Early Scope

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Dr. Kathy Cologon is an academic at the Institute of Early Childhood, Macquarie University in Sydney. Kathy lectures in Inclusive Early Childhood Education.

Kathy has a particular interest in research and practice relating to the development and support of inclusive education, with a view towards greater recognition of the rights of all children. Prior to entering academia, Kathy has experience working in mainstream school and prior to school settings and has developed and implemented early intervention and inclusive early childhood programs. In this work Kathy has collaborated with families, teachers and therapists to support the inclusion of young children who experience disability. In her research, Kathy continues to work closely with families and early childhood professionals across a range of different roles and services in Australia and across the Asia-Pacific region. 

The crux of what drives Kathy’s research is a belief in the equality of all human beings and that recognising this has particular implications for the role of education and teacher education. History has clearly demonstrated the negative impact of a lack of learning opportunities and of social exclusion. Through her research Kathy seeks to contribute to the growing development of knowledge and understanding regarding how to provide effective opportunities to enable all children to flourish as valued members of our communities.

Inclusion is a word that is understood in many different ways – or perhaps more accurately, inclusion is a term that means different things to different people.

There are many questions that arise when we start talking about inclusion in early childhood, including inclusion of whom and into what? 

In 2010 researcher Jennifer Gidley and her colleagues outlined three ways of understanding social inclusion:

  1. The narrowest understanding relates to inclusion as access, so in early childhood this would involve access to early childhood services;
  2. A broader understanding is a view of inclusion as participation, this would involve both access and active participation within early childhood services;
  3. The broadest understanding of inclusion is inclusion as human potential.


A human potential understanding of inclusion involves embracing diversity in all its forms. This involves a process of social transformation whereby individual potential is supported not only through access and participation, but also through a process of actively engaging with the complexity of humanity. Therefore, being able to value all individuals and support their potential without focusing on deficits or seeking to assimilate or change people to fit the system. This focus on possibility and human potential requires not just providing access and supporting participation, but also being open to rethinking the way in which we set up early childhood services.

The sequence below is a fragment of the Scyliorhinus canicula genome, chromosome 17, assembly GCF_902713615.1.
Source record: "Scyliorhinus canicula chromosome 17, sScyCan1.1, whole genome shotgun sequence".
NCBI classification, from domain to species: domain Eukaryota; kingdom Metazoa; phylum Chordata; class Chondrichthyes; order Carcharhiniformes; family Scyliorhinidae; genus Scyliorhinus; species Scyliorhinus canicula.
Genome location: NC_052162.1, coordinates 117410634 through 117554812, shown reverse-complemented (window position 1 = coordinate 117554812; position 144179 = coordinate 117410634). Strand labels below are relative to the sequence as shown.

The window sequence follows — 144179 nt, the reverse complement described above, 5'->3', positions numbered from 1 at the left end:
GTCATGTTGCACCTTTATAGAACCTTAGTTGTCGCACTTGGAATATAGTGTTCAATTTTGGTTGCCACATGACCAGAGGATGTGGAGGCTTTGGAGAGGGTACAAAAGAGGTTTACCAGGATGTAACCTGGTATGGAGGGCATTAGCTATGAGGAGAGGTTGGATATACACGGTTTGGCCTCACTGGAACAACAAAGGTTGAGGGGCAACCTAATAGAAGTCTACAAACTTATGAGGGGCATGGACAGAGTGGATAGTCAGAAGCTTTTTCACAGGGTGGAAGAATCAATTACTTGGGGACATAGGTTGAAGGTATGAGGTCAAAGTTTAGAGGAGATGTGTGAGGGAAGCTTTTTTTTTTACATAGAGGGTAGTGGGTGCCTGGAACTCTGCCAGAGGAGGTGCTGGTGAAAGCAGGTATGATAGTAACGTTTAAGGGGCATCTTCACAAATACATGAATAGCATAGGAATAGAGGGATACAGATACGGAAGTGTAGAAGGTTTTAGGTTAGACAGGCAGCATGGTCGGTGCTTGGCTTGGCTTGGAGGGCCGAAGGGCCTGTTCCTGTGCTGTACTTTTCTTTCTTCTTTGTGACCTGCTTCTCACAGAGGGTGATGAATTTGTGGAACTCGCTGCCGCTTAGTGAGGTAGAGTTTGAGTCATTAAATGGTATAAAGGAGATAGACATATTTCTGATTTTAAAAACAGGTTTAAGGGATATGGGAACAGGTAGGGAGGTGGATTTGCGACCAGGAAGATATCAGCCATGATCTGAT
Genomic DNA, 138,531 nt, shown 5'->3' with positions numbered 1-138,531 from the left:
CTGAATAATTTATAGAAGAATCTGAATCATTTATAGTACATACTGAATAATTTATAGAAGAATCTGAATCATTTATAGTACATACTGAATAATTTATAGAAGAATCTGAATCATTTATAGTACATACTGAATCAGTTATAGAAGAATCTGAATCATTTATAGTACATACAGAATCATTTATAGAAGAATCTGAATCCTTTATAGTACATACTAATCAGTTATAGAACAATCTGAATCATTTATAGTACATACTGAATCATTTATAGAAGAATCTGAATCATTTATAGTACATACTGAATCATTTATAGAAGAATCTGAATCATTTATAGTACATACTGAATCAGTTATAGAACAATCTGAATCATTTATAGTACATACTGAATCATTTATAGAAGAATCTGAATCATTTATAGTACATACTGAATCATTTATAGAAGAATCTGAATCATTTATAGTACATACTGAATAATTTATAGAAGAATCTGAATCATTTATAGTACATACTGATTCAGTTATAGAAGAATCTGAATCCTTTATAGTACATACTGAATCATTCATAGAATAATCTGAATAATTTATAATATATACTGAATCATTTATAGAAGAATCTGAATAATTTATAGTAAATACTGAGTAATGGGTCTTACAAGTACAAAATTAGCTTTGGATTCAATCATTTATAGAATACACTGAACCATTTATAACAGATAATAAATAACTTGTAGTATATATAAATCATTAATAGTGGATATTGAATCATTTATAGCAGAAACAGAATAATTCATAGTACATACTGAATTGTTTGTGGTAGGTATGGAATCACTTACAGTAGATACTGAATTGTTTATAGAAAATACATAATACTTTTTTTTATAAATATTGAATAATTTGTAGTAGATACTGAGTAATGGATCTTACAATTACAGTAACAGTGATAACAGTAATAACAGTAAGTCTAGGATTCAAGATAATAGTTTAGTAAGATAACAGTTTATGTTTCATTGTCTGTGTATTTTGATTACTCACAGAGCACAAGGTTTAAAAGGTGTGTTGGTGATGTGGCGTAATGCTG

Inclusion is about everyone, everywhere. However, inclusion often comes to be associated with minority groups because of the tendency for minority groups to be excluded and therefore conscious efforts to fight against that exclusion and segregation become necessary.  


Facilitating inclusion is often viewed as an ‘added extra’ or a ‘special effort’ born out of kindness or charity. On the contrary, inclusion is fundamental to a functioning society – thus inclusion is the responsibility of everyone.


Inclusion is not territory for kind-hearted ‘do-gooders’, it is not about granting ‘special favours’, nor about changing someone to fit the elusive ‘norm’ in order to be ‘granted’ access to the community (or indeed the world!). Rather, inclusion is about recognising our shared humanity and moving beyond false notions of entitlement to recognise that for any of us to succeed as members of society we need to be included.


Inclusion requires accepting and celebrating human diversity.


For those of us committed to early childhood care and education (ECCE), we need to ask ourselves how will we create services that are inclusive of all children and families? - and not perpetuate a situation where we create a "them" and an "us" and then make adjustments to fit "them" in. This requires providing access and facilitating participation and engagement, but it also requires systemic change, social transformation and a focus on potential and possibility so that all children belong.


Bringing about inclusion in early childhood in reality is challenging, so we also need to think about why it is important. There are many different reasons or rationales and I would like to provoke discussion by raising a few.